I was one of 3 presenters to give a talk at the below (today)
2017 Tech Talk in October: Data Computing in Humanities
Researchers in humanities are increasingly using computational approaches to analyse data objects such as text, painting, film and other artefacts. Example applications include text analysis, investigation of cultural changes, detection of origin of species and many more. In this October event, three speakers will show us a glimpse of this area by introducing their fascinating projects or application.
Venue was live meeting hubs in Melbourne, Sydney, Perth, Adelaide, Hobart and Brisbane..Vote on topics for future tech talks! https://poll.ly/#/2JYgEl3G
This month’s speakers:
– Dr. Julia Miller (Australia National University) – PARADISEC: Visualising the past, present, and future of digital archiving
Dr. Julia Miller is the Senior Data Manager for the Centre of Excellence for the Dynamics of Language and runs the ANU unit of The Pacific and Regional Archive for Digital Sources in Endangered Cultures (PARADISEC). She received a PhD in Linguistics from the University of Washington, investigating acoustic properties of tone in the endangered Athabaskan language of Dane-zaa.
– Prof. Erik Champion (Curtin University), Computing, 3D Models and Intangible Heritage
Professor Erik Champion is UNESCO Chair of Cultural Visualisation and Heritage at Curtin University and Visualisation theme leader at the Curtin Institute of Computation (http://computation.curtin.edu.au). He researches issues in the area of virtual heritage as well as game design, interactive media, and architectural computing. Before joining Curtin University, he was Project leader of DIGHUMLAB in Denmark, a consortium of four Danish universities, hosted at Aarhus University. His publications include Critical Gaming: Interactive History and Virtual Heritage (Routledge, 2015), Playing with the Past (Springer, 2011), and he edited Game Mods: Design, Theory and Criticism (ETC Press, 2012). His next book (out in October) is Cultural Heritage Infrastructures in Digital Humanities, (Routledge, 2017), with co-editors Agiati Benardou, Costis Dallas and Lorna Hughes.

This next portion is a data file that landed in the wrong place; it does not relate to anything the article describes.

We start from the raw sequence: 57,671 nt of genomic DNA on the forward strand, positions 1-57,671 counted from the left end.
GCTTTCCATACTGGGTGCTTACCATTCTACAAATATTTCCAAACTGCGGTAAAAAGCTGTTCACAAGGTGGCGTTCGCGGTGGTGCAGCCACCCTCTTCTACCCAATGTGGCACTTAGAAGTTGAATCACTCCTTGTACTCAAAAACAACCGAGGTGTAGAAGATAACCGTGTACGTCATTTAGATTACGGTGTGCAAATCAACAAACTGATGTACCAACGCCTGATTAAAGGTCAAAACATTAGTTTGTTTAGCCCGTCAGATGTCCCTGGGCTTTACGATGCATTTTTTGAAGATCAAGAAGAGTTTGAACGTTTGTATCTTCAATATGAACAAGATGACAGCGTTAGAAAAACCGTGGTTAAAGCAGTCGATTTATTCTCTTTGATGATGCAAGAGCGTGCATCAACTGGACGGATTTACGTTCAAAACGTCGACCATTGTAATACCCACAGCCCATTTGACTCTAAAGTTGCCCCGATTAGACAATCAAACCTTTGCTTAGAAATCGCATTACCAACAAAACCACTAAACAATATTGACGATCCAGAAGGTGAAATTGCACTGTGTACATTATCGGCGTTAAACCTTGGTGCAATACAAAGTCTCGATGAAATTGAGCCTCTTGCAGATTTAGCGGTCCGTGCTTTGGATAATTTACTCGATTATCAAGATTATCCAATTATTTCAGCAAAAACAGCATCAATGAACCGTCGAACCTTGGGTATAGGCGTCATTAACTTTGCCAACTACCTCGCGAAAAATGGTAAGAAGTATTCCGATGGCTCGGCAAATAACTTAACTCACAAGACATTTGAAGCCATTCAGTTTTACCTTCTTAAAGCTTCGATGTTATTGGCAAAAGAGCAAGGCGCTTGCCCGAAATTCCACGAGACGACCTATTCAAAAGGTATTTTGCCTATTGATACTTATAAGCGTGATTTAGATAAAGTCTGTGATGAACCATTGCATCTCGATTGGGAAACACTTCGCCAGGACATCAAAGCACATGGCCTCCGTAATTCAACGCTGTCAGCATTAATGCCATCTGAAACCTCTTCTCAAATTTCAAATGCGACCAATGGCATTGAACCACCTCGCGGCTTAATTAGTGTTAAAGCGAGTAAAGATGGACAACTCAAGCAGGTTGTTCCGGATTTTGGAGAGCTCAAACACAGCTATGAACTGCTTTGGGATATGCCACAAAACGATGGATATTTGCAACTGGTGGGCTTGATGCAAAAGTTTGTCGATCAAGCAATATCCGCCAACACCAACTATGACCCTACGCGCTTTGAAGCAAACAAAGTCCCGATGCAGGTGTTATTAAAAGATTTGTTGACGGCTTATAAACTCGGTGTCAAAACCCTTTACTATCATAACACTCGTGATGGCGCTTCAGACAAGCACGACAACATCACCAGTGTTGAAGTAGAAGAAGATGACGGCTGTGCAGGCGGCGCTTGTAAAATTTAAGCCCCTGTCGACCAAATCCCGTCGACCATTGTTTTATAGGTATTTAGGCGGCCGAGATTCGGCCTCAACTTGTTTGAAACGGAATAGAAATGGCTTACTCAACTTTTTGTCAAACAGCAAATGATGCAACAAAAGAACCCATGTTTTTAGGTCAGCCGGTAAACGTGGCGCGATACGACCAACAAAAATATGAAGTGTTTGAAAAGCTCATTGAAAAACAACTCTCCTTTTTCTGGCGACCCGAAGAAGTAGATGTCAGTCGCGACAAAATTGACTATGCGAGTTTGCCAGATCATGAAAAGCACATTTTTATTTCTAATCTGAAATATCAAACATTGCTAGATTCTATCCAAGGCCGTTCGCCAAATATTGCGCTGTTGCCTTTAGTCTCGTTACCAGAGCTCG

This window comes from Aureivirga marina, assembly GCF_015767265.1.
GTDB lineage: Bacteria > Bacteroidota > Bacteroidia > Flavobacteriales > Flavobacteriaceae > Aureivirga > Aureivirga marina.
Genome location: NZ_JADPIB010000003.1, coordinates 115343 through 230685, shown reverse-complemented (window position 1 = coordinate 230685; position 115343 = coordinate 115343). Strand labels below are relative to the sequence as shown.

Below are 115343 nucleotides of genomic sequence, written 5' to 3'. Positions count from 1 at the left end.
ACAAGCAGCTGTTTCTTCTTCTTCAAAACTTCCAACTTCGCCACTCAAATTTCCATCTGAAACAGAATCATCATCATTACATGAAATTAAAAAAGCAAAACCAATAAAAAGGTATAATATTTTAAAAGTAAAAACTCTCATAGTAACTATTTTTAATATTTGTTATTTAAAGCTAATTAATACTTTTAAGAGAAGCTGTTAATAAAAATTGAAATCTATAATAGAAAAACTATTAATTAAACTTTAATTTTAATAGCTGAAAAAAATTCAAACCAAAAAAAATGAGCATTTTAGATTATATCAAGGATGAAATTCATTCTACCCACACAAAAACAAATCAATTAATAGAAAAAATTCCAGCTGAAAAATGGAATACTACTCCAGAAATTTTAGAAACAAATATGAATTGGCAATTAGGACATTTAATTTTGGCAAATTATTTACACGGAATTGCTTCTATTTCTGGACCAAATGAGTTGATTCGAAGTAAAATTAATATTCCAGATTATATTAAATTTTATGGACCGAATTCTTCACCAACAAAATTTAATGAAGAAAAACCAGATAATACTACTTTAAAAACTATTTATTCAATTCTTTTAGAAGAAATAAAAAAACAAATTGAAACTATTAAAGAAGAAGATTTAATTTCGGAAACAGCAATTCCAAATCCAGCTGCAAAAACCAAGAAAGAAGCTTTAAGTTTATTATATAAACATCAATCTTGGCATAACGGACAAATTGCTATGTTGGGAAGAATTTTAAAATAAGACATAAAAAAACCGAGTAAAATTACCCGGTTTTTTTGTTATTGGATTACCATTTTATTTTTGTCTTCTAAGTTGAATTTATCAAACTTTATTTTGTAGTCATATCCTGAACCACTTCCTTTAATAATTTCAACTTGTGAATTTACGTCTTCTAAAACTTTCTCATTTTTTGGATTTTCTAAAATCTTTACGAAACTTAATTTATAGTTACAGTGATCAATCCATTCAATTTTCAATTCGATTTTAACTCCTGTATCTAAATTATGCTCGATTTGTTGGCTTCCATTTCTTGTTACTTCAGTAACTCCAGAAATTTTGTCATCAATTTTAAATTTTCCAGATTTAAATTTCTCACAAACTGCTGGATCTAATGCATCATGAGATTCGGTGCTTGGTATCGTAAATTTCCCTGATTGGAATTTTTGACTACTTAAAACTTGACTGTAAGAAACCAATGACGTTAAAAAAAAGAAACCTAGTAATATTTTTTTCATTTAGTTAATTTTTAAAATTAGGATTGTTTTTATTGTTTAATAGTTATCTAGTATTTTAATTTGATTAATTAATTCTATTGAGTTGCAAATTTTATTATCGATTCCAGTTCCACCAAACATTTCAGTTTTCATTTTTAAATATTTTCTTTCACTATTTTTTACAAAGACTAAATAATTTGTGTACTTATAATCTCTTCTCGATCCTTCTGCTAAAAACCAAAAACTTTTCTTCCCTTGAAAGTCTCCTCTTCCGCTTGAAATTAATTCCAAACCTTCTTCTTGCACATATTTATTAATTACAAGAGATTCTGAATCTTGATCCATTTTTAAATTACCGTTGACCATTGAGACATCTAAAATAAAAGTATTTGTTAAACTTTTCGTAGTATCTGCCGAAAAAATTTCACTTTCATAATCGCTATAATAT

– Prof. Hugh Craig (University of Newcastle), Three Shakespeare questions you can only answer through Computation
Many scholars react to the idea that quantitative analysis has anything to offer in literary studies with indignation. Yet computational stylistics has been quietly solving Shakespearean problems for some years now, starting with questions of who wrote what, and recently broadening to wider questions of style. In this talk I will discuss three questions I argue have been answered by computation, and could only be answered by computation — whether or not Shakespeare collaborated with his rival Christopher Marlowe in playwriting, how up to date or otherwise his dialogue was, and whether his vocabulary was indeed prodigiously large.
Prof. Hugh Craig works at the University of Newcastle, Australia, where he directs the Centre for 21st Century Humanities and the Centre for Literary and Linguistic Computing. He has been publishing in computational stylistics since 1991. With Arthur F. Kinney, he edited Shakespeare, Computers, and the Mystery of Authorship (2009). Many of the new findings about Shakespeare authorship in this book are now enshrined in the New Oxford Shakespeare, which came out last year. He has publications with colleagues from bioinformatics and speech pathology, and on language and ageing and nineteenth century journalism, as well as on literary writings of the Shakespearean period. Style, Computers, and Early Modern Drama: Beyond Authorship, co-authored with Brett Greatley-Hirsch, is due to appear in late 2017.